Dan Omdal from the WA Department of Natural Resources gave a quick review of his P. ramorum stream baiting work for 2010. Three watercourses that had positives in 2009 were the primary focus this year; Harvey Creek, which drains into the Stillaquammish River near a former nursery site (no P. ramorum was found in 2010), Green River (no P. ramorum was found in 2010) and the Sammamish River which had positive P. ramorum finds in 2010. Dan discussed the “quirks” of the finds, e.g. water in an ephemeral stream or ditch site would be positive, whereas year-round streams nearby might be negative. He described how vegetation surveys to detect P. ramorum were done in areas where there were positive water baitings. After 3-4 years of some stream locations being positive, and their subsequent vegetation surveys, there have been no positives from any of the vegetation surveys. He has also tested muck/silt from positive streams and never had a positive.
The question was asked if some of the positive sites stay that way year after year because of possible infection on aquatic plants that maintains a “reservoir” of infected material. Katie Coats also noted that, for some reason, there is now a greater genetic diversity in the more recent isolates.
There were questions about the water rights of the businesses located next to infected streams and the possibility of landscape infections if they used untreated water for irrigation purposes. What is the potential for infection of susceptible plants in the landscape?
- Should other known hosts of P. ramorum be used for the “extra” stream baiting sample in each bag rather than a random selection by the testing team?
- Is there additional training that would be helpful, to get new groups going? The presence of a WSU researcher at the first leaf deployment was said to be very helpful.
- Do we need different thermometers? The swimming pool ones did not always work well.
- Could there be more involvement of the volunteers/Master Gardeners with leaf processing in the lab? “Long term” volunteers could be helpful in making media, transferring cultures and other routine tasks.
- We would like to get suggestions from DNR, WSDA and others for the location of new sites in 2011, plus more in Thurston, Clark, and Skagit Counties and Bremerton and Shelton.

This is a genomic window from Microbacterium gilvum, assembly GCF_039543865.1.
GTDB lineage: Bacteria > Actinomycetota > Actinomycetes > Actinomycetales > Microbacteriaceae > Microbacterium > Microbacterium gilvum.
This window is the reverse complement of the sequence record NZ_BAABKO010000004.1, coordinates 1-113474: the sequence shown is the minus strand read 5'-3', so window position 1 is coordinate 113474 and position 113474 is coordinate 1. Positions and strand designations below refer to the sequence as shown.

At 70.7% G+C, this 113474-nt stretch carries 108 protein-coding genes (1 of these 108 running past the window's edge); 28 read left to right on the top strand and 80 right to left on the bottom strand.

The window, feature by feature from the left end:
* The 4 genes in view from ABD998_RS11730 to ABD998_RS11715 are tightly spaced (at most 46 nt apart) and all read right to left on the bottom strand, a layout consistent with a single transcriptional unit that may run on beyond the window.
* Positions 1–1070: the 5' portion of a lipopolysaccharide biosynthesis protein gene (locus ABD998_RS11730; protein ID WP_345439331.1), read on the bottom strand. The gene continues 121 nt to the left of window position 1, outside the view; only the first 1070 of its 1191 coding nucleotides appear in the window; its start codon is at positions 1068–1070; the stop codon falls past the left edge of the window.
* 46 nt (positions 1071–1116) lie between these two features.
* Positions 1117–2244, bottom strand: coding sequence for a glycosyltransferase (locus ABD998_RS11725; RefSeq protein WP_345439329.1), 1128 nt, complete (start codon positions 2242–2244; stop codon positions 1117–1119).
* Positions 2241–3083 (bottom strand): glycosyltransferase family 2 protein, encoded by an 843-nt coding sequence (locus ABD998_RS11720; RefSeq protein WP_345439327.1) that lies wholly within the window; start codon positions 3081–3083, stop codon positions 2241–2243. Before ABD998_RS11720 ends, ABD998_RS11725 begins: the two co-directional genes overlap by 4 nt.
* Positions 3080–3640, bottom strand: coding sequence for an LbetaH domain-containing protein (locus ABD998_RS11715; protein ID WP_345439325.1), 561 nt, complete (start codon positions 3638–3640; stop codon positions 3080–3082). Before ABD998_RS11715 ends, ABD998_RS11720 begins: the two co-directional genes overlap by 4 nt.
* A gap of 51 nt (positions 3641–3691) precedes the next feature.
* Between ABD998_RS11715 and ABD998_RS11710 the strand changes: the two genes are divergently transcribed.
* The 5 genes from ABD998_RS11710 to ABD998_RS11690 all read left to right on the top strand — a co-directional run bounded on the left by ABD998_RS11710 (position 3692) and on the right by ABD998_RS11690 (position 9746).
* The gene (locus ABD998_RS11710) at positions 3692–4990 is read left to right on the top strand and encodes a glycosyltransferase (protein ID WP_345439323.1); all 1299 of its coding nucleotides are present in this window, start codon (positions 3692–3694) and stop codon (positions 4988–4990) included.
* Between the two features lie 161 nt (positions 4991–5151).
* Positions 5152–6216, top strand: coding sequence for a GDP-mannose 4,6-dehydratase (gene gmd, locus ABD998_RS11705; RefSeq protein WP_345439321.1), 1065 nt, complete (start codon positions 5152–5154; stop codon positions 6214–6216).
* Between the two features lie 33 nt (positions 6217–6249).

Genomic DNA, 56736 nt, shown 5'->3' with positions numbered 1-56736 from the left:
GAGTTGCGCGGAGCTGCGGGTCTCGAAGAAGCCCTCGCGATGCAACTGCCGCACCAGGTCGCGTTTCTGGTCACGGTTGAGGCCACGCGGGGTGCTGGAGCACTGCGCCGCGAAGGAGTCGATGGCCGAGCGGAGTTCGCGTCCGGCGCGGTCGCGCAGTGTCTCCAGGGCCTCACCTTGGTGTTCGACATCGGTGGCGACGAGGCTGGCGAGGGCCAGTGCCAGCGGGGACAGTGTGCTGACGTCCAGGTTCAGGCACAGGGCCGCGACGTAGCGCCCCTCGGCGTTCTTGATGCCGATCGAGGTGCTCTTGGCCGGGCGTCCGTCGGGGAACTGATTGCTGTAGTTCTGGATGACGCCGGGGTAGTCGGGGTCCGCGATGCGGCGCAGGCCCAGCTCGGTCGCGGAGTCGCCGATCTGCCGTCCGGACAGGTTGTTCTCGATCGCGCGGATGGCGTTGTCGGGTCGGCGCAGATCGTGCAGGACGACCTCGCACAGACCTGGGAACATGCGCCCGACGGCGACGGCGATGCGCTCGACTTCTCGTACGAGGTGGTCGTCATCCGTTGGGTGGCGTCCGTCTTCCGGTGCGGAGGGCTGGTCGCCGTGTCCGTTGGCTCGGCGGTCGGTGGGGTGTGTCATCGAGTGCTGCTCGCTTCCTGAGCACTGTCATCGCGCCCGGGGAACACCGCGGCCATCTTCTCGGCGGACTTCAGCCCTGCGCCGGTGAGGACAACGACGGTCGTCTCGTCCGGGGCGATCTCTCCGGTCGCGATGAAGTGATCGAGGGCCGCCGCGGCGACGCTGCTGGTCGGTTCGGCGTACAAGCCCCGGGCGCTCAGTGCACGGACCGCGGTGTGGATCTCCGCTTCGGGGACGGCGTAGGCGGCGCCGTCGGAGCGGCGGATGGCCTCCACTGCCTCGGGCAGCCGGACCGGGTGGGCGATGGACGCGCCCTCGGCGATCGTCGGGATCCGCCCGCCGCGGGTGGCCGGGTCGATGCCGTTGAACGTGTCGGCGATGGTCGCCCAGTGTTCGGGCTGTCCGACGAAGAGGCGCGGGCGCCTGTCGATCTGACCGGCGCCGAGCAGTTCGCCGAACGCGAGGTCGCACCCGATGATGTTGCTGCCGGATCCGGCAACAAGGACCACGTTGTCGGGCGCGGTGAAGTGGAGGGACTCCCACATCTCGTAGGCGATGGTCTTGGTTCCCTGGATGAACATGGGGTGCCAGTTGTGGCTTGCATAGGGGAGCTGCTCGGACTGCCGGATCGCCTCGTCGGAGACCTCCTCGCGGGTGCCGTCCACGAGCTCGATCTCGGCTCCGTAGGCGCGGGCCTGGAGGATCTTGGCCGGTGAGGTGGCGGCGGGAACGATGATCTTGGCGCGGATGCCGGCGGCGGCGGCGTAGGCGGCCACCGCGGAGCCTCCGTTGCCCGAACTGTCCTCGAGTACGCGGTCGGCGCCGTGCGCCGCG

- Coordinate with the WSDA and DNR and match their needs with volunteers and also check with Evergreen State College and more high schools to determine any interest in participating.
- The need to keep searching for funding sources and applying for grants. Volunteer groups may be eligible for certain types of grants and there is a need for them to be on the lookout for new opportunities AND PROVIDE THAT INFORMATION TO RESEARCHERS. It is also of vital importance that groups and their members who have participated in the research projects provide letters of support of the value the experience when grant applications are made.
- UW has the technology for DNA sequencing and it can be done more cheaply at their facility and with faster results, and could provide more students with an opportunity to learn these techniques.
- Basic science projects related to the new P. gonapodyides “A” find, e.g. pathogenicity tests, colony growth and morphology studies, etc. (This could be a subject for a high school or college senior project).
- Stream leaf baiting v.s. bottle sampling. Rather than using leaf baits in streams to identify the species present, some researchers expand on their findings by collecting a 1-liter stream water sample for baiting, filter it, identify any species present, and then quantify the amount of inoculum that is present in the water sample. Some researchers from Clemson who use this technique will be here next spring to do some tests.
- Doing a stream water temperature sequence, i.e. what species are found at various temperatures? When is the water at the optimum temperature for testing for P. ramorum?
- More studies on P. gonapodyides and its potential to cause disease, especially on conifer species. This could include inoculation of field-grown and potted trees, culture growth studies. Also, there could be more work on the amount of diversity in streams.
- How susceptible are common aquatic plants to Phytophthora species, and particularly P. ramorum? This could involve identifying aquatic species for testing and lab inoculation studies that could be done by students.
- Improvement of subculturing techniques, such as selecting from hyphal tips from different colonies with the use of a microscope. Some cultures had multiple species and/or possibly multiple isolations of P. gonapodyides, but it was hard to separate them since they could grow on the same selective medium.
- Determining the phenotypic variation within the EU1 genotype population, by developing lineage markers. We have received some grant funding for this project which could provide some experience for a student.